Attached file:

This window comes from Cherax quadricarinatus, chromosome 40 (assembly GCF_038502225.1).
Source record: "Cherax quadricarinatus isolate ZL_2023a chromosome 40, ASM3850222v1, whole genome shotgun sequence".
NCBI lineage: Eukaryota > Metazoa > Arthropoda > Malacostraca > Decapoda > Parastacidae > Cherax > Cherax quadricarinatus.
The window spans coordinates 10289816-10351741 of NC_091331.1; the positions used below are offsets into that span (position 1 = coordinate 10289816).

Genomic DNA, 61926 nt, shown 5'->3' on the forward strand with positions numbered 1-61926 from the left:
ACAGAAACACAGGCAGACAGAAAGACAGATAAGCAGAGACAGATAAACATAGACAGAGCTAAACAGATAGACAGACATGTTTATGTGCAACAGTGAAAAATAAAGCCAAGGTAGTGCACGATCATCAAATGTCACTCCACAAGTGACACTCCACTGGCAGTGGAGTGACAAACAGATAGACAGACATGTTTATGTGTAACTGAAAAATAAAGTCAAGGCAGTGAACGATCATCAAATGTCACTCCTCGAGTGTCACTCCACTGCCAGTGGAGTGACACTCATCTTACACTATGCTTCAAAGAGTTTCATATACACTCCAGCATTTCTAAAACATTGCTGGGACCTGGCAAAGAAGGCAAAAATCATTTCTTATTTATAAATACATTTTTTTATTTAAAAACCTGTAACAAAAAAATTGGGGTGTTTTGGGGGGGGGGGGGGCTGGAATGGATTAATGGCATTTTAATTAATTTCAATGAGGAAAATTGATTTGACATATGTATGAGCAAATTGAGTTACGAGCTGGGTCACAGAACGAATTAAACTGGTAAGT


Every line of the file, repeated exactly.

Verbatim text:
This window comes from Cherax quadricarinatus, chromosome 40 (assembly GCF_038502225.1).
Source record: "Cherax quadricarinatus isolate ZL_2023a chromosome 40, ASM3850222v1, whole genome shotgun sequence".
NCBI lineage: Eukaryota > Metazoa > Arthropoda > Malacostraca > Decapoda > Parastacidae > Cherax > Cherax quadricarinatus.
The window spans coordinates 10289816-10351741 of NC_091331.1; the positions used below are offsets into that span (position 1 = coordinate 10289816).

Genomic DNA, 61926 nt, shown 5'->3' on the forward strand with positions numbered 1-61926 from the left:
ACAGAAACACAGGCAGACAGAAAGACAGATAAGCAGAGACAGATAAACATAGACAGAGCTAAACAGATAGACAGACATGTTTATGTGCAACAGTGAAAAATAAAGCCAAGGTAGTGCACGATCATCAAATGTCACTCCACAAGTGACACTCCACTGGCAGTGGAGTGACAAACAGATAGACAGACATGTTTATGTGTAACTGAAAAATAAAGTCAAGGCAGTGAACGATCATCAAATGTCACTCCTCGAGTGTCACTCCACTGCCAGTGGAGTGACACTCATCTTACACTATGCTTCAAAGAGTTTCATATACACTCCAGCATTTCTAAAACATTGCTGGGACCTGGCAAAGAAGGCAAAAATCATTTCTTATTTATAAATACATTTTTTTATTTAAAAACCTGTAACAAAAAAATTGGGGTGTTTTGGGGGGGGGGGGGGCTGGAATGGATTAATGGCATTTTAATTAATTTCAATGAGGAAAATTGATTTGACATATGTATGAGCAAATTGAGTTACGAGCTGGGTCACAGAACGAATTAAACTGGTAAGT